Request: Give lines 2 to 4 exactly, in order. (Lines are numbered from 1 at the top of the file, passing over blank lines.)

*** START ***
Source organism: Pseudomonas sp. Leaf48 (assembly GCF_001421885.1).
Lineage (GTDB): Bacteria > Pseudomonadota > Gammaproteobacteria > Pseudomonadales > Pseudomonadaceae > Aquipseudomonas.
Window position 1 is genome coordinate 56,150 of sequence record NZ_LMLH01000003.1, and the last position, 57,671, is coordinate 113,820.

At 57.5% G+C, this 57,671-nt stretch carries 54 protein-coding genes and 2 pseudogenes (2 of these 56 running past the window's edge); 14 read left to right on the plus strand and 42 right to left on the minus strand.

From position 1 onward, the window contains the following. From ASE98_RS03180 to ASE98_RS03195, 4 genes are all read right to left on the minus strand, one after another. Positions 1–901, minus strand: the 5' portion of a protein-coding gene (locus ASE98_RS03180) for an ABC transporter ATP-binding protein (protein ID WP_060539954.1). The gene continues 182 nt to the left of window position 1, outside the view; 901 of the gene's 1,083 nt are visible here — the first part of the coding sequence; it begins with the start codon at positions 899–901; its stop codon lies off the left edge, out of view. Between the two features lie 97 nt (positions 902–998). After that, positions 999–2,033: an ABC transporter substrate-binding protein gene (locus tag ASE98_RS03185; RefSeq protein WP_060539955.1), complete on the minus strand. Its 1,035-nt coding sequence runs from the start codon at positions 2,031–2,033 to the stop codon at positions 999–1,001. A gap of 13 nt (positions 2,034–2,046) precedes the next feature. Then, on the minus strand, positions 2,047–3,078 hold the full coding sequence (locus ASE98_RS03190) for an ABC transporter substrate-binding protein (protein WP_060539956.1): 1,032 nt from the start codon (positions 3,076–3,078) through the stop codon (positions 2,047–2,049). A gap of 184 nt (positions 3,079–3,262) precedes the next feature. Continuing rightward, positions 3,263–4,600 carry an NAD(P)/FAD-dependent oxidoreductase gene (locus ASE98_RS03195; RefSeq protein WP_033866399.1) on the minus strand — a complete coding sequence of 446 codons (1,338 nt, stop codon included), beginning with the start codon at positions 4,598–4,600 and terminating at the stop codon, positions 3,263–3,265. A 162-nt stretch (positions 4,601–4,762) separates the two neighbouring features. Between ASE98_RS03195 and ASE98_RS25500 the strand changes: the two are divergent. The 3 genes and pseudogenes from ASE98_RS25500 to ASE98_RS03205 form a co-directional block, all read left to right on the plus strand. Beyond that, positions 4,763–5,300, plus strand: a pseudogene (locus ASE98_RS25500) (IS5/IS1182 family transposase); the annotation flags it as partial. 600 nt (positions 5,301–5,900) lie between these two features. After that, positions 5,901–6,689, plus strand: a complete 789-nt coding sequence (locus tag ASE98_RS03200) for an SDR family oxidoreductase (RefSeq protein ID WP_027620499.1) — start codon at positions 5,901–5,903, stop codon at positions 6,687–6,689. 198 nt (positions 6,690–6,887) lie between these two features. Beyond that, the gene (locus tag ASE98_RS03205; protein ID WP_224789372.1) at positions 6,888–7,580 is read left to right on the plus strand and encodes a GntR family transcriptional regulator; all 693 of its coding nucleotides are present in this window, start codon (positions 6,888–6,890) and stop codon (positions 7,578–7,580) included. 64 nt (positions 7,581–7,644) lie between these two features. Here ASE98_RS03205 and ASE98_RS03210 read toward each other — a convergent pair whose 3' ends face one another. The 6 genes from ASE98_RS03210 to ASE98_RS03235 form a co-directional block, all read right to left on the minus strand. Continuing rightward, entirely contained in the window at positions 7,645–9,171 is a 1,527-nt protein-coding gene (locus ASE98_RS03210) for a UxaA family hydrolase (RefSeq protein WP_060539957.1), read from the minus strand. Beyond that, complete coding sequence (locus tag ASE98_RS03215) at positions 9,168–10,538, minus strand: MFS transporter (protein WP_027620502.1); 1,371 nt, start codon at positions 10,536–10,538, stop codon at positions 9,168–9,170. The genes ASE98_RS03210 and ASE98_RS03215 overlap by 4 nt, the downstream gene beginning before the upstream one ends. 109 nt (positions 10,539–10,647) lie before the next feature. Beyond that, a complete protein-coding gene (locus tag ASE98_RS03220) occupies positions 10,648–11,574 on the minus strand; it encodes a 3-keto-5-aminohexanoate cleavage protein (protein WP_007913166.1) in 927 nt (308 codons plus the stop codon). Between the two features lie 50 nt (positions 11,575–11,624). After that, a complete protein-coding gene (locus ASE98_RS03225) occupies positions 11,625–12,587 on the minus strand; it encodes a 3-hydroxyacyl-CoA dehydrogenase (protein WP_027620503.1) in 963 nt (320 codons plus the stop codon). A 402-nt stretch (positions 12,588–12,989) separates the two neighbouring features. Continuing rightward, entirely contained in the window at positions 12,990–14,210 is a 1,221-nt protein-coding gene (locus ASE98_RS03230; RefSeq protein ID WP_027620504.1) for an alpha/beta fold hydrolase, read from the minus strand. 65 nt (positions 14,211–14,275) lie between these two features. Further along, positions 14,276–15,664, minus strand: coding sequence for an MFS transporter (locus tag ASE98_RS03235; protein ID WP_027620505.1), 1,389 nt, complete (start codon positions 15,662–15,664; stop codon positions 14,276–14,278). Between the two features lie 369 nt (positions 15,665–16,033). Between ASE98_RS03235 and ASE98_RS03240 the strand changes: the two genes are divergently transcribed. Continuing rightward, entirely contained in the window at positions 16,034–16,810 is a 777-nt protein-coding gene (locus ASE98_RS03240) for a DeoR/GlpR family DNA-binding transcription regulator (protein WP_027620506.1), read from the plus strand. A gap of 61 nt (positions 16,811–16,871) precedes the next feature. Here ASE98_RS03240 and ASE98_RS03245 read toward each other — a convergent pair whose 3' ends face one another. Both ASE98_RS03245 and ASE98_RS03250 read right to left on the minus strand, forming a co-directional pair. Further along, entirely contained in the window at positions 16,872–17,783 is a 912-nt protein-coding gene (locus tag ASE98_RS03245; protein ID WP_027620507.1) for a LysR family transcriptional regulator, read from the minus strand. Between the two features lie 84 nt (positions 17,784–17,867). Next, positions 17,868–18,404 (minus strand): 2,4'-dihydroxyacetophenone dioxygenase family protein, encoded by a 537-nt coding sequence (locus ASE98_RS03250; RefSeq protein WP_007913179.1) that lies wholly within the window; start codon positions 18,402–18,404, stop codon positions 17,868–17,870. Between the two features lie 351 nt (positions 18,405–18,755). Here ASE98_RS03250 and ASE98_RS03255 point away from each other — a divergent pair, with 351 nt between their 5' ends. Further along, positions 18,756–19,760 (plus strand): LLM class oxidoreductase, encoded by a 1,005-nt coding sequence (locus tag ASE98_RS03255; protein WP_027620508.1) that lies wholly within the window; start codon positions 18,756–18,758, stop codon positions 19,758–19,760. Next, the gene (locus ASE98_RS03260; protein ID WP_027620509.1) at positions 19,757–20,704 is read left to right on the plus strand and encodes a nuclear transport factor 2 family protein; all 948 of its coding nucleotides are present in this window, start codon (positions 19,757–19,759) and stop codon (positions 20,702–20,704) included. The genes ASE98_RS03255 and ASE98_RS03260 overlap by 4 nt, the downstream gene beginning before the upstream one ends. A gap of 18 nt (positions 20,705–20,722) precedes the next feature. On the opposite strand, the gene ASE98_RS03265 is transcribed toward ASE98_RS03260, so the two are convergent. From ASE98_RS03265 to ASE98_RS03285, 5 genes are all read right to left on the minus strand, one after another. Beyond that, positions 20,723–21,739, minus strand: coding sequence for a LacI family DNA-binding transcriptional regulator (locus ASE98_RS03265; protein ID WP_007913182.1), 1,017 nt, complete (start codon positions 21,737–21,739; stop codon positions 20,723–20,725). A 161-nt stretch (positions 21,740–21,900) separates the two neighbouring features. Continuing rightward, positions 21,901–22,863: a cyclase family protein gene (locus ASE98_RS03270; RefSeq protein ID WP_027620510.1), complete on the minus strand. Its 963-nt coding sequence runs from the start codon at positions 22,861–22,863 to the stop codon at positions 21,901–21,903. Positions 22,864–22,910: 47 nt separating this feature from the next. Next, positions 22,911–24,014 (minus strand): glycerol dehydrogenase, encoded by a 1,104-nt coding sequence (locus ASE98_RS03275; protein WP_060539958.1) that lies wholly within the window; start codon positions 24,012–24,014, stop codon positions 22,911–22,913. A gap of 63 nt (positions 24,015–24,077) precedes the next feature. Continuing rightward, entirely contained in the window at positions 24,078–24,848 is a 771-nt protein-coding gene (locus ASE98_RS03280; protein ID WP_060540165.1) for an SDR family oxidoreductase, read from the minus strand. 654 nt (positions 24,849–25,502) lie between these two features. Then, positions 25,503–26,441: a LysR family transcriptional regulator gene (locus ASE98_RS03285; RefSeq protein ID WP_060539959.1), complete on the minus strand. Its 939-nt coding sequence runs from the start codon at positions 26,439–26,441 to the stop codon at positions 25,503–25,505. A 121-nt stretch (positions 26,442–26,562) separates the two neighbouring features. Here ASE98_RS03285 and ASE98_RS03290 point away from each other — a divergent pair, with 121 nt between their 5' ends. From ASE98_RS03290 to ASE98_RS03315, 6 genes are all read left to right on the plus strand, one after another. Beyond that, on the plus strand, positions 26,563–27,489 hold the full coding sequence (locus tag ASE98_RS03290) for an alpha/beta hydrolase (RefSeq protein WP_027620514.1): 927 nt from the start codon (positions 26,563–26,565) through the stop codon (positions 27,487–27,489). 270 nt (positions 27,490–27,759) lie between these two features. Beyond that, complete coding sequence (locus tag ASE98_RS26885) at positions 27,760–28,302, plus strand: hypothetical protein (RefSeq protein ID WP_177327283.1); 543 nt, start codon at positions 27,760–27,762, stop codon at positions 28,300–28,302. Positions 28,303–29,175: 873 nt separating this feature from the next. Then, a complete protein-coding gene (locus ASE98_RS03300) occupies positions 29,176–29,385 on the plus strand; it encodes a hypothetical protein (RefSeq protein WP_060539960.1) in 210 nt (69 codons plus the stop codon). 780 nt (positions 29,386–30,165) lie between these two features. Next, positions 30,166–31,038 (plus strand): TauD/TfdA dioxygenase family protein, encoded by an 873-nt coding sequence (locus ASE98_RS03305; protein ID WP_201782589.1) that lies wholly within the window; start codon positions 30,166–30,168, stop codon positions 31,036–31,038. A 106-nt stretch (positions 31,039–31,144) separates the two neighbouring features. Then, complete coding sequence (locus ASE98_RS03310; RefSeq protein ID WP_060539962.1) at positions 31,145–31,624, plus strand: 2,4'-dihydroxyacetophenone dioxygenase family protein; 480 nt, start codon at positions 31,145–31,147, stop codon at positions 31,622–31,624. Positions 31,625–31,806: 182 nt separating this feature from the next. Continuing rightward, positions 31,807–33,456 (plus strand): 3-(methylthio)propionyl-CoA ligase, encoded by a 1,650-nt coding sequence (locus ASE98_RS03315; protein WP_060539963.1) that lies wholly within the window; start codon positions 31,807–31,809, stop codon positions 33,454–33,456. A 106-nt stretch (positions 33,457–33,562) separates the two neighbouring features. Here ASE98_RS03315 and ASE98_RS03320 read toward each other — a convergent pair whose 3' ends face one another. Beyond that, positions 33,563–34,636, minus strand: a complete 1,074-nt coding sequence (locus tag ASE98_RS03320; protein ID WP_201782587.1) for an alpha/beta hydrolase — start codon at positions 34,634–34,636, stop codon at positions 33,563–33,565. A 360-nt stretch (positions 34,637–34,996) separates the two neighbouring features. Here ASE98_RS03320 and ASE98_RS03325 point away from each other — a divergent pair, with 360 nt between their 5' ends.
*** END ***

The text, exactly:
Lineage (GTDB): Bacteria > Pseudomonadota > Gammaproteobacteria > Pseudomonadales > Pseudomonadaceae > Aquipseudomonas.
Window position 1 is genome coordinate 56,150 of sequence record NZ_LMLH01000003.1, and the last position, 57,671, is coordinate 113,820.

At 57.5% G+C, this 57,671-nt stretch carries 54 protein-coding genes and 2 pseudogenes (2 of these 56 running past the window's edge); 14 read left to right on the plus strand and 42 right to left on the minus strand.